Wednesday, May 4, 2011

Eyman's latest, I-1125 might be just what we need to screw the bridge up.

Man, the leftists are going nuts in Seattle and Olympia over Tim Eyman's latest effort: I-1125, which will require some major changes in how these slimeballs do business concerning tolls.

The timing for this is perfect, since it jams a series of sticks into the spokes of the arrogant bastards who don't care or listen to the people.

What I know for sure is that if it's pissing off the state treasurer and pissing off the former transportation secretary... neither of whom will have to pay these moronic tolls... then it's something we need to do.

Here's the lowdown, but for impacts here locally, just substitute "CRC" for SR 520... and you'll get the gist.

Eyman initiative could throw off bridge-toll plans

Washington state's momentum toward widespread, variable highway tolls might screech to a halt if professional initiative promoter Tim Eyman's marquee measure wins this year.

Seattle Times transportation reporter

Washington state's momentum toward widespread, variable highway tolls might screech to a halt if professional initiative promoter Tim Eyman's marquee measure wins this year.

Initiative 1125 seeks to forbid tolling the Interstate 90 floating bridge to help cover a $2 billion shortfall on the $4.6 billion Highway 520 bridge replacement project.

State law currently forbids this sort of dollar-shifting, but lawmakers and state transportation managers have talked enough about changing that law that Eyman says an ounce of prevention is worth a pound of cure.

"Initiatives aren't just about laws, but about lobbying the Legislature to do things the people want," he says. Eyman announced Sunday he will launch a signature drive.

I-1125 also would require that tolls be uniform all day — instead of priced higher in hours when traffic is heavy. Such variable tolls were just approved by the 2011 Legislature on the old Highway 520 bridge, to begin this year. Variable tolls also are planned for the proposed Highway 99 tunnel.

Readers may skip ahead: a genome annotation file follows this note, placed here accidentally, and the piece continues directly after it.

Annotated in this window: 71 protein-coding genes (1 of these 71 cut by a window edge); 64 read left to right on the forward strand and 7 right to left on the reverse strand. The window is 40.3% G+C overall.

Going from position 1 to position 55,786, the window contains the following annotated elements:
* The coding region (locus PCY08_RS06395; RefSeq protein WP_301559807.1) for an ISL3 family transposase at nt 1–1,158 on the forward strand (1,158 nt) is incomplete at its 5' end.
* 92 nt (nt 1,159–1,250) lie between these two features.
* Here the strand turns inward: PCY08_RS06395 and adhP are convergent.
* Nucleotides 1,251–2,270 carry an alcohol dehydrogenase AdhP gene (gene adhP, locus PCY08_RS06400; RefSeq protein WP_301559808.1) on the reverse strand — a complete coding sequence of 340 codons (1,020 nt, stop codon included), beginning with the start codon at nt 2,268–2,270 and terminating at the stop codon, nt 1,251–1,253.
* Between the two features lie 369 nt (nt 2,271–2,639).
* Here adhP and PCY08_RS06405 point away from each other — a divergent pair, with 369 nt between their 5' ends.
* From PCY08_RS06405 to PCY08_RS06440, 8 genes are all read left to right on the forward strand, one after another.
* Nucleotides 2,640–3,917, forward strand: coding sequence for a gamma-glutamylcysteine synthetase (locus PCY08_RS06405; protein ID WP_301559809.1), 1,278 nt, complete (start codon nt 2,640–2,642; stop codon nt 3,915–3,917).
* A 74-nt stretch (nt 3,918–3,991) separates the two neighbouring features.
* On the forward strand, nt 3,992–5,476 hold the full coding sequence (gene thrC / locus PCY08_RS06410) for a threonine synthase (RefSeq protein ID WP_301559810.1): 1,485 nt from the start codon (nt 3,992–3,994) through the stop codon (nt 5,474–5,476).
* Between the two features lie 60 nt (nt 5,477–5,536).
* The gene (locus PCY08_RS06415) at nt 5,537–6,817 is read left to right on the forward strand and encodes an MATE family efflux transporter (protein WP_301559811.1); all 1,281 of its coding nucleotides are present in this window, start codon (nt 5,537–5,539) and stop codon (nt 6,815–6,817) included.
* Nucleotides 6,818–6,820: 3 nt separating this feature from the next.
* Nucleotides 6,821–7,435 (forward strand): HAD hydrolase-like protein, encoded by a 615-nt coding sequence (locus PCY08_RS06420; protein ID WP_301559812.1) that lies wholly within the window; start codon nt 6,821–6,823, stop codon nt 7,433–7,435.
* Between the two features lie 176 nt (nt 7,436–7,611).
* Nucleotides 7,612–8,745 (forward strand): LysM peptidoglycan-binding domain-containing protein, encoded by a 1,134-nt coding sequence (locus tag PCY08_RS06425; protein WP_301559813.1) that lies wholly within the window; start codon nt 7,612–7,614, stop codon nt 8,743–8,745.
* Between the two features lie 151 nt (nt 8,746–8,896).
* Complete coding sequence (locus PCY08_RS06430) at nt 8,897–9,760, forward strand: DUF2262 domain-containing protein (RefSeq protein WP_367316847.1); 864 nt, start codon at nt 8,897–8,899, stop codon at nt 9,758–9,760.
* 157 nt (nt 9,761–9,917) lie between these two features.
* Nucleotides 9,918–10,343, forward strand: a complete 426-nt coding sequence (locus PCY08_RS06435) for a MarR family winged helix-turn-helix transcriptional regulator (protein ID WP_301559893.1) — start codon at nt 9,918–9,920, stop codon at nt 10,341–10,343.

State Treasurer Jim McIntire criticized the measure in an interview Tuesday. "I think it poses a serious threat to our ability to finance projects using tolls," he said.

First, I-1125 would require the Legislature to set rates, instead of delegating that duty to the appointed Transportation Commission. McIntyre said bondholders prefer the stability that comes from an independent body, which can set tolls high enough to pay debts, instead of lawmakers subject to political winds. So I-1125 would drive up financing costs, McIntyre said.

Eyman said: "If Gregoire's unelected commission set tolls at $10 one-way, the people couldn't do anything about it. But with elected officials, they must be sensitive to the people."

Second, McIntire says I-1125 "would effectively kill" completion of the Highway 520 project, because the state needs some future I-90 toll to close a $2 billion gap and complete the Montlake interchange and Portage Bay bridge in Seattle.


Of course, these are the same clowns who've stood by and done nothing while $400 Million has vaporized for the 520... millions of dollars wasted without one shovel of dirt getting turned on this pig, an even BIGGER waste of money then our local version.

Passage of this initiative will destroy bridge replacement/loot rail financing down here... and what could possibly be better than that?

1 comment:

  1. Did you also not forget that Olympia wants to toll the I-405 near Bellevue and I-90 Bridge in Seattle. So if you think you are going to be able to avoid them tolls on any thing faster than 35mph, think again.

    I wonder if this is their answer to the electric car debacle. Charge tolls to replace the gas revenues they will be losing from the fuel efficiency they have been so damning for years crying about for higher CAFE standards and guess what the answer is?